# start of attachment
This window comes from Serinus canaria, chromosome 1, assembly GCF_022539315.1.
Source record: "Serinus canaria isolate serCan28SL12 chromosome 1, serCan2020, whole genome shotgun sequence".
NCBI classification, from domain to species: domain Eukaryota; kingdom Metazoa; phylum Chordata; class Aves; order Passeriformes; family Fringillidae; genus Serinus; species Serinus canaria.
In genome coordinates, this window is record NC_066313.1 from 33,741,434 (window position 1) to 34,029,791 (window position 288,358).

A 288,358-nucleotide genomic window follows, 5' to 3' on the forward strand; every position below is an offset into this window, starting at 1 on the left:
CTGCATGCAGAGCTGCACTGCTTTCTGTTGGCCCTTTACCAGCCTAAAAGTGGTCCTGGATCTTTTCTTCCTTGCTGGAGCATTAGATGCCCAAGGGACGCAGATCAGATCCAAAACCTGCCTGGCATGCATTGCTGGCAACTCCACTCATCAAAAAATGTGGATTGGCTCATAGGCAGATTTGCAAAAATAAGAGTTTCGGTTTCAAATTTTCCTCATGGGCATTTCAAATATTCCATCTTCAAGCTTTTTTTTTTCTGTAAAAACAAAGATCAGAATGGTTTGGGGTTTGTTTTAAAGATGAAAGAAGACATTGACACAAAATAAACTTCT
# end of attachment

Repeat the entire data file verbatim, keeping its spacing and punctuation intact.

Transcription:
This window comes from Serinus canaria, chromosome 1, assembly GCF_022539315.1.
Source record: "Serinus canaria isolate serCan28SL12 chromosome 1, serCan2020, whole genome shotgun sequence".
NCBI classification, from domain to species: domain Eukaryota; kingdom Metazoa; phylum Chordata; class Aves; order Passeriformes; family Fringillidae; genus Serinus; species Serinus canaria.
In genome coordinates, this window is record NC_066313.1 from 33,741,434 (window position 1) to 34,029,791 (window position 288,358).

A 288,358-nucleotide genomic window follows, 5' to 3' on the forward strand; every position below is an offset into this window, starting at 1 on the left:
CTGCATGCAGAGCTGCACTGCTTTCTGTTGGCCCTTTACCAGCCTAAAAGTGGTCCTGGATCTTTTCTTCCTTGCTGGAGCATTAGATGCCCAAGGGACGCAGATCAGATCCAAAACCTGCCTGGCATGCATTGCTGGCAACTCCACTCATCAAAAAATGTGGATTGGCTCATAGGCAGATTTGCAAAAATAAGAGTTTCGGTTTCAAATTTTCCTCATGGGCATTTCAAATATTCCATCTTCAAGCTTTTTTTTTTCTGTAAAAACAAAGATCAGAATGGTTTGGGGTTTGTTTTAAAGATGAAAGAAGACATTGACACAAAATAAACTTCT